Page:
Eileen:  Yeah, exactly. Her father emigrated from Sligo in 1914 but then, like so many people, went back to join the revolution. So he wasn’t there for ’16 but he went back in ’20 and fought for the end of the revolution and then became an anti-treaty IRA man during the Civil War and then made his way back to the US in the mid-20’s but remained a – you know he had made vows to the IRB (Irish Republican Brotherhood) in his late teens, before 1916, and so when he came back to the US after the war he kept up those ties and especially told those stories. So he had you know, he had all these revolutionary guerrilla stories that Maura grew up hearing about and you know, old Sligo partisans were always coming to whatever house the family happened to live in in Rockaway and Sundays filled with these old rebels coming to tell stories and sing songs and she very much grew up hearing all of those heroic stories and these poems and songs and that really shaped how she understood things years later when she found herself in Central America.

John:   And she joined the Maryknoll nuns. Maybe you could give a brief history of the Maryknoll nuns and why she was attracted to that.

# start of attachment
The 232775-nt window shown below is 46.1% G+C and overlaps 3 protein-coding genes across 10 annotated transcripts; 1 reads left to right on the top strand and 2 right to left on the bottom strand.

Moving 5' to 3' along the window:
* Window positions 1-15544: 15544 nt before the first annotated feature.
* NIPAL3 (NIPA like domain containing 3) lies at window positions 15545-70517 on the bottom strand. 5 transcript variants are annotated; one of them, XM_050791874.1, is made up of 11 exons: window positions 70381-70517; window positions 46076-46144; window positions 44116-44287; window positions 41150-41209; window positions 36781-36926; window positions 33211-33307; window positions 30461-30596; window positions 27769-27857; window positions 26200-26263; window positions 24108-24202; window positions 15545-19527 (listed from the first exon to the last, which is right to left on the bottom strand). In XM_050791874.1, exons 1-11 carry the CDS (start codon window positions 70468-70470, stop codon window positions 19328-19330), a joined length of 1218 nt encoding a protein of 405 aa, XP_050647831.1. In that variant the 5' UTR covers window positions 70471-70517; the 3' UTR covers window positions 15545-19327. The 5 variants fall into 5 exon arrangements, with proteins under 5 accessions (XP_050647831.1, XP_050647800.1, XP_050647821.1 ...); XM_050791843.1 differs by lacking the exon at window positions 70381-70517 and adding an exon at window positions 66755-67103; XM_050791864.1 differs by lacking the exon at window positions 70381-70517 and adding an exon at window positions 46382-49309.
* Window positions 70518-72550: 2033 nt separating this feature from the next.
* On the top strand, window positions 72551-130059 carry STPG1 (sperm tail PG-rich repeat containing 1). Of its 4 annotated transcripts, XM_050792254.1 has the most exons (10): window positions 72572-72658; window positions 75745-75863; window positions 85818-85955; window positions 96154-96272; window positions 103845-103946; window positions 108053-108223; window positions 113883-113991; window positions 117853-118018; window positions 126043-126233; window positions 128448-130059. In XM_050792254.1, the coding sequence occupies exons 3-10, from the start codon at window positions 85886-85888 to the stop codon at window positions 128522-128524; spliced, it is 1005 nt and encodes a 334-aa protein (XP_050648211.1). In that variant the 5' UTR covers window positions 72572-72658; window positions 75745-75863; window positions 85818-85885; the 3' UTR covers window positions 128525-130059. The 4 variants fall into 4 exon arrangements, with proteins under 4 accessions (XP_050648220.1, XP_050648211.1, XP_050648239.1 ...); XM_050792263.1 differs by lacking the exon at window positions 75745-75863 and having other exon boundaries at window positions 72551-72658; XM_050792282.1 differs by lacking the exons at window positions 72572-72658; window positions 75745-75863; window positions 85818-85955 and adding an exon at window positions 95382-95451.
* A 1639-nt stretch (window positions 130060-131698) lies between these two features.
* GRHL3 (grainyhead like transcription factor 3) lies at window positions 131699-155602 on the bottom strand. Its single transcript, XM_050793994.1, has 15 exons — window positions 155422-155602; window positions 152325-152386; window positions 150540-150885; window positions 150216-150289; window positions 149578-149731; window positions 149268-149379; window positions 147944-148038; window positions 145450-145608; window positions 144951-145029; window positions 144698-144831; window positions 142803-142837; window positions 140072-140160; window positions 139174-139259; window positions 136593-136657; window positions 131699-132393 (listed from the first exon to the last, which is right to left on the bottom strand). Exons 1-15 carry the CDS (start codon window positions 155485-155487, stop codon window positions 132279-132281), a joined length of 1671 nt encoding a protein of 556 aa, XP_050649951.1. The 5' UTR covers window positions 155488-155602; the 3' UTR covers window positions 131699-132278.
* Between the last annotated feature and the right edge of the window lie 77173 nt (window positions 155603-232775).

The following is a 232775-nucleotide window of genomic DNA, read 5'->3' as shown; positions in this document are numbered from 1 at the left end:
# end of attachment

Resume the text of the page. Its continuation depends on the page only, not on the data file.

Eileen:   Yeah, The Maryknolls are really interesting. So there’s always been orders of nuns and there’s always been missionary orders but the Maryknolls were an American order; they were founded in the first decade of the twentieth century as a women’s missionary order so they’re all American girls who served overseas – first in China, then The Philippines and then eventually in Latin America. And these were ballsy, adventurous, exciting girls. There was a lot of press about the Maryknoll sisters in the 1950’s and I found this great article I think in Time magazine that described the kind of girls the Mother Superior looked for which were: Not shy, not shrinking violets but well-rounded, healthy girls who had dates and were outward looking. So I spent a lot of time early in my research for this book speaking to Maryknoll sisters now in their eighties and I said: So why did you want to become a nun, Sister? or Why did you want to become a Maryknoll? And they said: They wanted to serve God, they were deeply religious but also for a blue-collar, first generation girl in the 1940’s and ’50’s – there wasn’t much for those girls. They weren’t going to college from those neighbourhoods. They weren’t going to be able to join the foreign service so becoming a Maryknoll sister meant joining up for this organisation that served the wide world – you were going to have an adventure. You were going to learn a new language, you were going to work in the jungle, you were going to ride on mules up through the mountains and go down rivers on rafts and meet people very different than you and be very much part of the wide, expansive world – not the hemmed in world of what was available to girls, in particularly to working class girls, in those eras. So Maura was attracted to that. She’d grown up I think – you know my kids read National Geographic – but for her it was reading the magazine of the Columban Fathers and Maryknoll magazine and that looked like an adventurous life and so she was attracted to that. She wanted to do something big with her life and that led her into Maryknoll as a place where you could be part of the big, wide world and meet people very different than yourself.